I’ve been wanting to post about the Sagrada Familia and was hoping today would be the day. Instead, a discussion with my husband has sparked a change of topic.
So, apparently the American Authors Guild’s latest suit against Google Books is demanding $750 per book, for illegal copying and distribution.
This seems absurd to me.
Perhaps this is just a starting point. But my imperfect understanding of litigation (and double that for US litigation) is that you demand what you expect to–or at least hope to–be awarded. And, while the court may not agree, demanding something totally different to what you want is generally not the best plan. So, I’ll have to assume that this is part of the suit, even if doesn’t form the bulk of it.
The very idea of requiring a flat fee per book seems ridiculous to me. Let’s face it: some authors are not going to lose that much in revenue from having their books on Google (indeed, an indie like me might benefit from the exposure!). And some will lose far more. Others will want control, and will not be willing to have their books up there at any price.
So why ask for such a strange and seemingly arbitrary amount that would nonetheless be prohibitive for Google, if awarded?
My husband speculates that perhaps it’s because the Authors Guild just wants to shut down the project.
This is possible. Also: it’s stupid, in my opinion.
Wouldn’t it be better advocacy for the authors you are representing to try to work out an arrangement that actually addresses their needs? And to try to make an arrangement that would continue to address those needs, going forward? Something that makes use of, and takes advantage of, the enormous amount of resources Google has already expended, and the considerable asset they possess, in the form of so many books that have been scanned in–at no cost to the authors who created those books?
Why focus on the “technical” act of copying as the violation, when really, we all know that the issue isn’t about copying at all–it’s about distribution? Why not plug into the distribution side and demand a settlement that helps writers profit from their work in the new digital economy?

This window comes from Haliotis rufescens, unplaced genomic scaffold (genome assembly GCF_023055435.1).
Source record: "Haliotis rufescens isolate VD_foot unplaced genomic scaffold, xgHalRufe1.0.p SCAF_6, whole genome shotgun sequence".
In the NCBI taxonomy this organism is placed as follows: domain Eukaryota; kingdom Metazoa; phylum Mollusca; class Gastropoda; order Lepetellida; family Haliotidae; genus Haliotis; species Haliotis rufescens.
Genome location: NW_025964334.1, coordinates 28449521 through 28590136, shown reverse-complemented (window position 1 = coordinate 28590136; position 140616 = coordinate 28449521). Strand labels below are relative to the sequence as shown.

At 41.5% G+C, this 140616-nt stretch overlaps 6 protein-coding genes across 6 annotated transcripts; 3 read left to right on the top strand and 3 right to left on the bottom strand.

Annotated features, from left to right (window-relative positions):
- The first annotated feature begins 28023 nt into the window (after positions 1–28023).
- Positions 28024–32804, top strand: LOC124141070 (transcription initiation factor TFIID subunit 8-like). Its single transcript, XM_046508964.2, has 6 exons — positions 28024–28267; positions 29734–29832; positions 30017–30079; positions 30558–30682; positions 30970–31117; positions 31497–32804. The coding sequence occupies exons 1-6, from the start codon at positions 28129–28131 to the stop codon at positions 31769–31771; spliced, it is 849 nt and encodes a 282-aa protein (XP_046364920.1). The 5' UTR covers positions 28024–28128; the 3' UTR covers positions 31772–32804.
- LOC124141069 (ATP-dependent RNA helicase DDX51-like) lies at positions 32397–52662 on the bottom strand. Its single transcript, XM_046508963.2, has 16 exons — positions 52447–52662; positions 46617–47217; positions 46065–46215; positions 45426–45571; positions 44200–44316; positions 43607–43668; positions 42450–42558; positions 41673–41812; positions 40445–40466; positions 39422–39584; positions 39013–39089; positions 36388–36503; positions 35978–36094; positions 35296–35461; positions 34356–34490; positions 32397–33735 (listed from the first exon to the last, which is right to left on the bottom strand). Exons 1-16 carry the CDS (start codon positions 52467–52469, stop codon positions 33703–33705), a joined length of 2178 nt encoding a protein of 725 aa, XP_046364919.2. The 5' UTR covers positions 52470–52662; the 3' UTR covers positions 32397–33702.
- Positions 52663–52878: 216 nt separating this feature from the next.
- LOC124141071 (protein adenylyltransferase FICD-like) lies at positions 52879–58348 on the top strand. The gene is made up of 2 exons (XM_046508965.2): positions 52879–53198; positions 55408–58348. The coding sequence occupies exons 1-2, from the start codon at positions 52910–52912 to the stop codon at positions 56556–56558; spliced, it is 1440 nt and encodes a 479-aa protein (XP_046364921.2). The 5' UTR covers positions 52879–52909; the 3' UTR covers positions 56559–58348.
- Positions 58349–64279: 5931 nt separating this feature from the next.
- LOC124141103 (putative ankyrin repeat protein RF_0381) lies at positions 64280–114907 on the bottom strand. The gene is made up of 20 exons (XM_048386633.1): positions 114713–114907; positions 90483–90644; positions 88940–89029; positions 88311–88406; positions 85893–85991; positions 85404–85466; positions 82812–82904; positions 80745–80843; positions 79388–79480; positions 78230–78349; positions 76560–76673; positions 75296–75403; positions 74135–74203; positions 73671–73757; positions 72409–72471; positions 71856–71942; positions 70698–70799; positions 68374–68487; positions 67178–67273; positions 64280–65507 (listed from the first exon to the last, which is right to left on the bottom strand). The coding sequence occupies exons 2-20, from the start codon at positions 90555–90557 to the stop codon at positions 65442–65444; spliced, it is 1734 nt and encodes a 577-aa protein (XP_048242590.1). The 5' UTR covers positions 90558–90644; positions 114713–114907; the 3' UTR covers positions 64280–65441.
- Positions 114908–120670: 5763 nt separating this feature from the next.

Provide authors with an easy way of opting in or out for each work. Google is clever. They have figured out email, documents, photos, statistics, blogs and all manner of other complex interwebby setups. Such a mechanism should therefore be a piece o’cake for the innovators in Googleland.
If Google receives revenue from click-throughs (e.g. if they’re displaying snippets, but linking to sellers, who pay them per click through that sells), or if they should decide to become booksellers themselves, then each author who is opted in, can receive a royalty.
Easy, right? And probably better than the Google Books Settlement–certainly, it’s more advantageous to authors (depending of course on the royalty percent and how it’s calculated), and creates the potential for an ongoing revenue stream. It seems to me to be fairer, because it means that rather than paying a flat rate per scan, Google is simply paying a portion of the revenue they’re getting. If they don’t get revenue, they don’t pay.
Who knows? It may be that a mechanism like this is already on the table at the closed-door negotiations that are no doubt taking place as the lawsuit trickles its way through the Byzantine system. And perhaps Google is fighting such a settlement, because the whizzes over there have crunched the numbers and determined that paying the flat fee will ultimately be more profitable.
But I’m hoping, for all our sakes, that the author advocates will wise up and try to figure out ways of working with Google Books, rather than just trying to shut it down.